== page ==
A recent series of cloud briefings sought to address the technology, legal and change management aspects of cloud. They prompted some thought-provoking discussions around the longevity and value of cloud computing.
With so much noise around 'cloud' and so many opinions, it can be difficult to get consensus in the true benefits of cloud. There are many cloud-sceptics, quite understandably from the overload of cloud hype out there.
During these briefings, we wanted to offer some insights into how to migrate IT services to a cloud-based model and some of the pitfalls to avoid -- and to field questions on the challenges cloud might be creating.
Topics of discussion included:
- Is innovation being held back by a traditional mindset towards technology? - How can IT leaders create the right internal culture to encourage innovation? - What are the interactions between law and technology?
Attendees spanned most verticals in the corporate and government sectors around the country, and one of the most thought-provoking questions was whether cloud is a passing fad -- with the inference that it was -- and therefore is it worth adopting?
Mainframes and outsourcing
I spent many years in the outsourcing industry, which in many ways is the pre-cursor to cloud computing. As we know, outsourcing took off when people started slicing up mainframe capacity to effectively rent out space and time from this technology resource to multiple customers and to recoup the considerable investment made.
In the early days, mainframes were common in most industries and represented a significant investment, with far greater capacity than most organisations would consume.
This worked well for the outsourcer, through the ability to aggregate customers on a single mainframe platform. It was ideal for the customer who managed to transform their business faster and easier through access to better technology. Sound familiar?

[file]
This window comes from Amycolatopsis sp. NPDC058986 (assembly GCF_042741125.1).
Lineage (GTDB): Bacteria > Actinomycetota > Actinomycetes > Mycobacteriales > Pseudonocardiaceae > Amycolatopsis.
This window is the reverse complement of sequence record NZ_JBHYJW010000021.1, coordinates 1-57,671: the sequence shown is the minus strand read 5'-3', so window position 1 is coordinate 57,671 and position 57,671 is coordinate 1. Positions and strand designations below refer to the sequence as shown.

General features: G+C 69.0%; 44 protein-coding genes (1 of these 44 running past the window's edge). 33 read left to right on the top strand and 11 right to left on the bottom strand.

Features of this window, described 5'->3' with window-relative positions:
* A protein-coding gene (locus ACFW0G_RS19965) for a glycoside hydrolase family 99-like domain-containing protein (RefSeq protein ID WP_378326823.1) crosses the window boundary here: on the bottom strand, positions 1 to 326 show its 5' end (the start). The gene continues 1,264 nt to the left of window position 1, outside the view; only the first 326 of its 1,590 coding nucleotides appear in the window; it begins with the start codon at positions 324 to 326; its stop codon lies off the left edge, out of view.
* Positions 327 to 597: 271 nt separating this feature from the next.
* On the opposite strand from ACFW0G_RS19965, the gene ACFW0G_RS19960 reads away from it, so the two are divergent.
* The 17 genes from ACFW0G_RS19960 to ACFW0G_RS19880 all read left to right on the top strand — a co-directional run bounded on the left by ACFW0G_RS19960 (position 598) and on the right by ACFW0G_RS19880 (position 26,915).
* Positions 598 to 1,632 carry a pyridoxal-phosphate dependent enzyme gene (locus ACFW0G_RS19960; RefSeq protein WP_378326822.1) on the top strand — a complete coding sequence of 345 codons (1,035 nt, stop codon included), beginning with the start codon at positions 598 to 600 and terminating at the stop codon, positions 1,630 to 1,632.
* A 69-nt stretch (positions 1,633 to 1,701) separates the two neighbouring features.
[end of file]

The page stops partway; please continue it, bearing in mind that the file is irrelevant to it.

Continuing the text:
The first threat to the outsourcing model was the rise of the midrange computer, with one application per machine, and then the x86 stack.
This eliminated the significant upfront investment in mainframe computing and allowed organisations to scale computing to their requirements but it was very inefficient, and many midrange computers were never run at more than 20 per cent of capacity.
Server sprawl and a significant rise in IT administration overhead was the result. As outsourcing grew it encompassed these platforms and required considerable upfront investment in consolidating, rationalising and standardising the infrastructure to obtain the expense reductions.
This investment was amortised over the life of the contract to minimise the upfront cost to the customer. Outsourcers typically signed ten year contracts, taking on the technology and investment risk.
This model worked well for the early years of a contract, but as time passed and the customers needs changed they requested contract changes, but had forgotten that the upfront investment was still being amortised. This resulted in considerable conflict between the customer and the outsourcer.
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